#2 Best: Strickland produces a career-best performance to down Allen
The Catchweight fight between Sean Strickland and Brendan Allen was thrown together on late notice by the UFC and seemed to favor Allen, at least on paper. All In had been preparing to fight Ian Heinisch last week in a match that was scrapped, while Strickland had only returned to action on 10/31, giving him very little preparation time.
However, come fight time, it was Strickland who was the far sharper fighter. Allen continually pushed forward, but Tarzan caught him over and over with cleaner punches and eventually hurt him badly with a clean one-two in the second round.
Allen couldn’t recover, and some more heavy shots from Strickland were enough to seal the deal. This was a big win for Strickland, and was also probably the best performance of his UFC career, too.
Not only was Allen a highly-touted prospect, but Strickland’s earlier UFC career had seen him become renowned for a string of dull decisions. This was a much more exciting fight, and at the age of 29, there’s every chance now that Tarzan finally reaches his potential. With that in mind, his next fight will be one to keep an eye on.
#2 Worst: The odd judging in the McKenna vs. Hansen fight
Odd judging calls haven’t reared their head in the UFC for at least a few shows, but there were definitely a couple of questionable calls last night. For instance, Judge Chris Lee somehow managed to score the main event 48-47 in favor of Paul Felder, despite Felder clearly losing every round to Rafael dos Anjos.
That wasn’t the most egregious call of the night, though. That belonged to the UFC Strawweight fight between Kay Hansen and Cory McKenna. The fight was moved onto the main card at late notice and garnered a lot of publicity, as the two women had a combined age of 42 – making it one of the youngest fights in UFC history.
Sadly, it’ll probably now be remembered for a questionable call. All three judges – Lee, plus veterans Sal D’Amato, and Derek Cleary – scored the fight 29-28 for McKenna. However, to most viewers, myself included, Hansen appeared to have clearly won the first round and edged the third, too.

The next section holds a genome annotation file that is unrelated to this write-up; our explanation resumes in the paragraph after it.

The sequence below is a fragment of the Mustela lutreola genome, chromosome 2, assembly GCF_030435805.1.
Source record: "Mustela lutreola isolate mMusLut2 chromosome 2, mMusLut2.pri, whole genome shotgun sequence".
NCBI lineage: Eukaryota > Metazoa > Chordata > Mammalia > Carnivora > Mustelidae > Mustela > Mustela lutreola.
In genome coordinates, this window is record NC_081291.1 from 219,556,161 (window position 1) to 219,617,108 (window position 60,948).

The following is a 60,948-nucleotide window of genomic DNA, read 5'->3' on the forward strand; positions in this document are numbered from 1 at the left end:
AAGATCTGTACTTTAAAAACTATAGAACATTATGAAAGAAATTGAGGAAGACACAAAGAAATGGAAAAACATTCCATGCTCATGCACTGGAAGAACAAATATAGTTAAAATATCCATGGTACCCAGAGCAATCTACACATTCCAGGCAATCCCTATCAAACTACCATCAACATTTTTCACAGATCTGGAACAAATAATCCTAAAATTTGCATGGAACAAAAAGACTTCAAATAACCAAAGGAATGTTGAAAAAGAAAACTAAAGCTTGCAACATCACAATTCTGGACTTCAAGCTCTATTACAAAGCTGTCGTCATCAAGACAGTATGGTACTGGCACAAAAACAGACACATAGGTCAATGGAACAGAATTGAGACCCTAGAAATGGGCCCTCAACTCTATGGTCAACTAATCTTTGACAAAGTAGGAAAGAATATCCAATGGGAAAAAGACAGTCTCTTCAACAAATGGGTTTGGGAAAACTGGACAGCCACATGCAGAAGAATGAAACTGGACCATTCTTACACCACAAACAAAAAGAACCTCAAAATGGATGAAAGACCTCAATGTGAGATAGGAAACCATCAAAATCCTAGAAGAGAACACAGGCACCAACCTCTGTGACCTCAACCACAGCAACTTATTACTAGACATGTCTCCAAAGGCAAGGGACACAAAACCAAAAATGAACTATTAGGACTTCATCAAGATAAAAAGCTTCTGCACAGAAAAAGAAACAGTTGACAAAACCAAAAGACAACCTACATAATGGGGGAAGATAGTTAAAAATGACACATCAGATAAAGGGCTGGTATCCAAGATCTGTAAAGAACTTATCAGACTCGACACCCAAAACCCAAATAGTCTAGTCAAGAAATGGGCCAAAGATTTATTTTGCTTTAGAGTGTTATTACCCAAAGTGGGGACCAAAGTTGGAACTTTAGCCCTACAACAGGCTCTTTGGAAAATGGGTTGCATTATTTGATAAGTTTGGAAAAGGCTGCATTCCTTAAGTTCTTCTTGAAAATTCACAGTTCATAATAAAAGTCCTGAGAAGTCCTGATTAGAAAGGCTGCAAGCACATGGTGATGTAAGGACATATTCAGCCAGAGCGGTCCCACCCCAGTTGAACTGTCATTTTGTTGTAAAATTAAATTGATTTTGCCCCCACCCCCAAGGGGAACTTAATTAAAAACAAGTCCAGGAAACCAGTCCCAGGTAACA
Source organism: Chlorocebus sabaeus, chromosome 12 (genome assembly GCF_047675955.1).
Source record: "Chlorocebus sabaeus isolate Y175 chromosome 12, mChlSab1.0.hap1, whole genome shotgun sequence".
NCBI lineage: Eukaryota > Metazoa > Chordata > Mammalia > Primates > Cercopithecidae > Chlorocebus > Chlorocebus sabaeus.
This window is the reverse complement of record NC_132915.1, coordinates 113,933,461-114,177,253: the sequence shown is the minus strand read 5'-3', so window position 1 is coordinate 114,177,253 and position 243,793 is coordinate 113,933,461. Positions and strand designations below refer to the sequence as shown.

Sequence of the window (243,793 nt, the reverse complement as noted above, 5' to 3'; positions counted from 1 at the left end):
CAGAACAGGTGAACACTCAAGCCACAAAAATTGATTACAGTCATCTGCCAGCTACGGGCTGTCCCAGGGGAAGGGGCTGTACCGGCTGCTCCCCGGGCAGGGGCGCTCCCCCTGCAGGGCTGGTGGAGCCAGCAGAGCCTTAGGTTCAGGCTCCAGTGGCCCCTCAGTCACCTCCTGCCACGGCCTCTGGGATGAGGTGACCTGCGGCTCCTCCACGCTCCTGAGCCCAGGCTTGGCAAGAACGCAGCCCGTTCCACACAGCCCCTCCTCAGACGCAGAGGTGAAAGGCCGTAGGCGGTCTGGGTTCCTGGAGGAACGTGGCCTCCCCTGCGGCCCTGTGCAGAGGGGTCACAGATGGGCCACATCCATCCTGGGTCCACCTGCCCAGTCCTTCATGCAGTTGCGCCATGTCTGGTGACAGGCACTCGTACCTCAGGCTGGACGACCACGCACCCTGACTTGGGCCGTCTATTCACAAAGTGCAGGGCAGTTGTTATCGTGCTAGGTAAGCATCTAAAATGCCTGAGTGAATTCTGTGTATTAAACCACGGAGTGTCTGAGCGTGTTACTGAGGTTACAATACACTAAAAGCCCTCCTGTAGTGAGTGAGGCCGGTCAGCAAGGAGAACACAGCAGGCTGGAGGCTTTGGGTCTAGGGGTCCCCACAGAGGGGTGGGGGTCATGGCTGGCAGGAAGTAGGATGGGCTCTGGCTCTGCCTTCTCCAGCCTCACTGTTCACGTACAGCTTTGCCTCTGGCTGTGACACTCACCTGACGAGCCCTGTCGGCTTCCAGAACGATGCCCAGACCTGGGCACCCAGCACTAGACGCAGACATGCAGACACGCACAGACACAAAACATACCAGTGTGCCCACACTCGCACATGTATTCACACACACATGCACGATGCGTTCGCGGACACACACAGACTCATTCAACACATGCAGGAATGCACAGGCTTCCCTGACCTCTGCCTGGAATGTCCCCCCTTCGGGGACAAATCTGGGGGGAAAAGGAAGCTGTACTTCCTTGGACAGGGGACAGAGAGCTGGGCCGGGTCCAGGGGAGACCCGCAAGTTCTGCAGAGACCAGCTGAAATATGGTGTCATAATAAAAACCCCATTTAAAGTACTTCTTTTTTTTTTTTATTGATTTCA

It was definitely a close – and exciting – fight, but Hansen had more control, landed the better strikes in the first round, and had more submission attempts too. It wasn’t the worst decision of all time, but it was another reminder that the UFC’s judges are very far from perfect.
#3 Best: McKee and Morono put on a war – with a bizarre UFC moment thrown in for good measure
The prelim card last night was largely forgettable, but we still had room for one genuinely fun fight, complete with one of the most bizarre moments in UFC history.
Welterweights Alex Morono and Rhys McKee went to war for 15 minutes, exchanging some huge strikes and never slowing down for a second. Morono ended up winning after landing the better shots, but McKee never stopped pushing forward and used his range to do plenty of damage of his own.
The highlight of the contest came in the third round, though. McKee’s mouthpiece was dislodged during a clinch, and referee Jason Herzog called time. However, rather than simply put the mouthpiece back in, Skeletor found himself in a bit of a bind.
Somehow, the mouthpiece had dropped into the small gap between the canvas and the fence of the Octagon, making it unable to retrieve. Things then descended into farce as a number of UFC officials – complete with torches – were left crawling underneath the Octagon in a search for the elusive piece of equipment.
This was one of the longest time-outs in UFC history, and at one point, it looked like McKee’s corner were going to have to fetch a replacement mouthpiece from backstage. However, somehow the UFC’s officials tracked the original down, and after washing it with water – it probably needed dipping in disinfectant! – the action resumed.
The two men should probably have been given some kind of bonus for the action they put on, but also for enduring such an odd incident. In all honesty, even in the sometimes wacky world of the UFC, this was another level of bizarre.